The Latest Bush Doctrine -- Out With The Old, In With The Old

Make no mistake. President Bush is right. At least, that is, about the basic assumptions behind the new Bush doctrine. We are, as he says, living in a post-containment, post-deterrence, post-Cold War world. So why has the White House chosen to deal with this new reality by traveling back to the future to take on Saddam? It's Us vs. The Evil Empire all over again, only this time with a Middle Eastern accent.

This worldview is mustier than the plot lines on the WB's "Family Affair" remake -- and about as realistic. Our new enemies are shadowy, hard-to-grasp, lurking in sleeper terrorist cells in more than 60 countries -- including the good ol' USA -- armed with dirty nukes, anthrax-laced letters, smallpox spores, and box cutters as weapons of mass destruction. And yet the president is sticking to a simple-minded, binary approach to our national security. Somehow all the world's evildoers have been awarded honorary Iraqi citizenship by Mr. Bush and his saber-rattling support group of Rumsfeld, Cheney, Rice, and Co.

Reducing the protean challenge of eradicating terrorism down to "regime change" in Iraq is another sign of the president's limited ability to handle complexity. Here's how bad it is: Even shrinking the worldwide terrorist threat to an Axis of Evil that included only three of the plethora of countries with terrorist ties proved too complicated for him, so he crossed North Korea and Iran off the list, and indicted Saddam's Iraq as the source of all evil.

Such sledge-hammer reductionism is not only intellectually lazy; it's dangerous. As the recent arrests in Pakistan, Indonesia, and Malaysia have shown, our ability to fight -- let alone win -- the war on terrorism depends on the cooperation of countries that are not exactly our closest allies. We need a network of far-flung informants if we are to obtain the splinters of information that will allow us to take the kind of "preemptive action" that truly will protect us from terrorist attacks.

But taking unilateral action against Iraq will only solidify the fragmented opposition, pushing our enemies together (and many of our friends away), and leaving us to go it alone -- not just against Iraq but in the much wider war on terror. "A uniquely American internationalism," indeed.

September 11th proved that, in this much wider war, information is the ultimate weapon. Effective preemption is no longer about who's the strongest; it's about who's the most clued-in. Our safety depends on arming those entrusted with defending our lives and liberty, not with the most powerful nuclear warheads but with the most potent information.

The president's outdated worldview makes his judgment on international affairs highly suspect. And yet we're being asked to simply trust him on Iraq with no more substantial foundation than vague hints about "highly classified" new intelligence on the evil intentions of Saddam. While it's a safe bet that Saddam is up to no good, the case for immediately going to war against him demands a very high standard of proof.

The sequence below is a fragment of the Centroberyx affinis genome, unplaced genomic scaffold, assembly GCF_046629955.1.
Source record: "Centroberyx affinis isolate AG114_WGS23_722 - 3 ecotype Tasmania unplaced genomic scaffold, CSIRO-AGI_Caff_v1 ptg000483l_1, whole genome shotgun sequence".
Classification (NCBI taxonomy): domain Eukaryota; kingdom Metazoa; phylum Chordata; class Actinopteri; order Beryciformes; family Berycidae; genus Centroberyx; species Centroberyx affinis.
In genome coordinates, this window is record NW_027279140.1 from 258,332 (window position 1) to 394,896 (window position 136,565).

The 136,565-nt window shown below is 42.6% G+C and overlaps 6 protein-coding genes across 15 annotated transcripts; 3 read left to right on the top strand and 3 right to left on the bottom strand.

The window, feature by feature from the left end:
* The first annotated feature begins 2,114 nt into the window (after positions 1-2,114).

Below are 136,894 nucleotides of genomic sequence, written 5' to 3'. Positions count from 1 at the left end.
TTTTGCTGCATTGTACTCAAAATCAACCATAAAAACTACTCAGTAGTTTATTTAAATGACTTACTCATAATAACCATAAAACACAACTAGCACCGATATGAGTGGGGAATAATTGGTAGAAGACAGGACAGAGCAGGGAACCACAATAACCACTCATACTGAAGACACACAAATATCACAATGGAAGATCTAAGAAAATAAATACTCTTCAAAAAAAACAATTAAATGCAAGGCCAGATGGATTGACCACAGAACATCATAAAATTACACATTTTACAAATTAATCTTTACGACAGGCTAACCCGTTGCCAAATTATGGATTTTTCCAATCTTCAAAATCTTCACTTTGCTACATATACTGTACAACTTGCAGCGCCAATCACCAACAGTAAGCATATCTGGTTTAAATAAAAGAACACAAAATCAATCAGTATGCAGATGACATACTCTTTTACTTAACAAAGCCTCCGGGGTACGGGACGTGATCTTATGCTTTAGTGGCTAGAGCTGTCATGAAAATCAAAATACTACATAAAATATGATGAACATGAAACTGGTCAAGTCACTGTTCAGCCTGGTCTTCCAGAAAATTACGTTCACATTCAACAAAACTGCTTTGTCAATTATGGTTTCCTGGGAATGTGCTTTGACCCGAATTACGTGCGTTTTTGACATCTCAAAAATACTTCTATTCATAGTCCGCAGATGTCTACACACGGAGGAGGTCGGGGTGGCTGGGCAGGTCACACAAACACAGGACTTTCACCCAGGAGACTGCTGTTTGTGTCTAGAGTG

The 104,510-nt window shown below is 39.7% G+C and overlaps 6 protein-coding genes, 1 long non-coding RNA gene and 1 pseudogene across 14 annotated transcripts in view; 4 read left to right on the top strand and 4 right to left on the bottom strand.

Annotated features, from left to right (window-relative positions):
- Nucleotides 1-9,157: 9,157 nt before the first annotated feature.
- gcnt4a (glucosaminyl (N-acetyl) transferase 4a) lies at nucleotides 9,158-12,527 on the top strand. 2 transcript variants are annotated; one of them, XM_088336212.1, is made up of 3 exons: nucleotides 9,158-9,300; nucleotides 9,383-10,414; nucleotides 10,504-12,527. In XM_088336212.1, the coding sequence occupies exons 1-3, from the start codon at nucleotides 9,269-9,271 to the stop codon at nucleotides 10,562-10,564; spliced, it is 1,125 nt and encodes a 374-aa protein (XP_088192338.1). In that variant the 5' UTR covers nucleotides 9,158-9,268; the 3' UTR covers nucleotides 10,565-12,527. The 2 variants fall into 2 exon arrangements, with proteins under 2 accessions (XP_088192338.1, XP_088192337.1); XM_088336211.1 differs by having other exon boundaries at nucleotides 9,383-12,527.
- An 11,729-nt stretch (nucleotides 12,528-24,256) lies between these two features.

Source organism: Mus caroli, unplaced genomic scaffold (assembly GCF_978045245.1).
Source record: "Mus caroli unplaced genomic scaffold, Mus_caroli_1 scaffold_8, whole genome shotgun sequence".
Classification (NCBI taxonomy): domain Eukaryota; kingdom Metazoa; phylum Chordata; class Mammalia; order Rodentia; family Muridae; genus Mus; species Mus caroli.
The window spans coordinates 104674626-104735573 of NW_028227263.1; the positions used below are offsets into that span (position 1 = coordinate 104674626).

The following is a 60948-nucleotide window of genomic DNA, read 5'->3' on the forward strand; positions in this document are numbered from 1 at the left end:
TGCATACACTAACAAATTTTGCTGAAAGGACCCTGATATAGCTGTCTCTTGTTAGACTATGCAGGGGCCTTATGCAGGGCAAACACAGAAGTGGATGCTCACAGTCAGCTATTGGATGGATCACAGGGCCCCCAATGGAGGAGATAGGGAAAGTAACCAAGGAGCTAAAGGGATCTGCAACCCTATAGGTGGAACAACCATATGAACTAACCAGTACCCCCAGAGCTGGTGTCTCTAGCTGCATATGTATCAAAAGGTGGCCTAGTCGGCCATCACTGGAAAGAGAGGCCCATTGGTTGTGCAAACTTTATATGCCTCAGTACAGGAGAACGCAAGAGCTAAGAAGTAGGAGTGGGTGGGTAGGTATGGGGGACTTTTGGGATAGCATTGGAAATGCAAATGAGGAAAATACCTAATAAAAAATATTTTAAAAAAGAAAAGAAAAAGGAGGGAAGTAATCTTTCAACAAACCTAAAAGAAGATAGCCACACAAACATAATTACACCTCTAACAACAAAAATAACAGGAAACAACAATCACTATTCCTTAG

Senior lawmakers from both parties -- including Sens. John McCain and Richard Durbin, and House Minority Whip Nancy Pelosi -- who have been given a peek at some of this latest evidence of Iraq's ability to unleash weapons of mass destruction on the world, have reacted with yawns and shrugs. "I heard nothing that was new, compelling, or that I have not heard before," said House Democratic Caucus Chairman Robert Menendez, while McCain termed his top-secret Rumsfeld briefing "a joke."

It doesn't help matters that the White House has ignored repeated congressional requests to have the CIA produce a National Intelligence Estimate, the agency's most comprehensive level of analysis, on the threat posed by Iraq. Why the hesitancy? Are the president's men afraid that the results won't jibe with their doomsday -- "we're in imminent danger" -- party line?

What makes it even harder to trust without verifying is that Team Bush doesn't exactly have the greatest track record when it comes to telling the truth. Back in 1990, when the first President Bush and then-Secretary of Defense Dick Cheney were trying to sell an invasion of Iraq to the world, one of the key selling points was top-secret Pentagon satellite photos that purportedly showed 250,000 Iraqi troops ready to storm across the border into the oil fields of Saudi Arabia. It sounded ominously convincing, until some Soviet satellite pictures taken at the same time surfaced, revealing an utter absence of Iraqi troops. Twelve years later, the same Dick Cheney is assuring us that today Saddam "constitutes as grave a threat as can be imagined." Color me unconvinced.

The "new" Bush Doctrine is actually nothing of the kind. The Cowboy from Crawford taking on the Butcher of Baghdad in Smackdown 2002's main event couldn't be more retro. Like a WWF wrestler, the war promoters in the White House know that the better you work the mike before the match, the better your chances of winning over the crowd. But this war won't be won with mere stage blood. And using post-9/11 emotion to sell a very pre-9/11 vision of the world doesn't make his obsolete outlook any more correct.


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